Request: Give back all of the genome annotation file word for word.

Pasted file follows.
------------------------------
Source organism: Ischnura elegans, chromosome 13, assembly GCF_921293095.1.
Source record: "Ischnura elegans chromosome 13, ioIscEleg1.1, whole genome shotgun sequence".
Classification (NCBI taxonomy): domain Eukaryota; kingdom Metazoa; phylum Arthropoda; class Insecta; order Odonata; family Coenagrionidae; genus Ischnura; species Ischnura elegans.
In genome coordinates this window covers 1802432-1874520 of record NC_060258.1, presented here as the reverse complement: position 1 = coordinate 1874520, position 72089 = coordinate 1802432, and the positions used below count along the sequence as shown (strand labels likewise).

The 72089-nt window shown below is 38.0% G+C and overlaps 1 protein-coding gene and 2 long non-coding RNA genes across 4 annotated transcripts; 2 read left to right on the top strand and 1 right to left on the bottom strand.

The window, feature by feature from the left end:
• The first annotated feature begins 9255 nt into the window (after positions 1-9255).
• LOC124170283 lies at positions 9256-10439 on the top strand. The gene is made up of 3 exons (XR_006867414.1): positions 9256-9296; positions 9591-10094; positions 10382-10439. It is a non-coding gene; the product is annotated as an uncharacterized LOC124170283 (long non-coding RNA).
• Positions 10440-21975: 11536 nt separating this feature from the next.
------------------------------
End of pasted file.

Source organism: Ischnura elegans, chromosome 13, assembly GCF_921293095.1.
Source record: "Ischnura elegans chromosome 13, ioIscEleg1.1, whole genome shotgun sequence".
Classification (NCBI taxonomy): domain Eukaryota; kingdom Metazoa; phylum Arthropoda; class Insecta; order Odonata; family Coenagrionidae; genus Ischnura; species Ischnura elegans.
In genome coordinates this window covers 1802432-1874520 of record NC_060258.1, presented here as the reverse complement: position 1 = coordinate 1874520, position 72089 = coordinate 1802432, and the positions used below count along the sequence as shown (strand labels likewise).

The 72089-nt window shown below is 38.0% G+C and overlaps 1 protein-coding gene and 2 long non-coding RNA genes across 4 annotated transcripts; 2 read left to right on the top strand and 1 right to left on the bottom strand.

The window, feature by feature from the left end:
• The first annotated feature begins 9255 nt into the window (after positions 1-9255).
• LOC124170283 lies at positions 9256-10439 on the top strand. The gene is made up of 3 exons (XR_006867414.1): positions 9256-9296; positions 9591-10094; positions 10382-10439. It is a non-coding gene; the product is annotated as an uncharacterized LOC124170283 (long non-coding RNA).
• Positions 10440-21975: 11536 nt separating this feature from the next.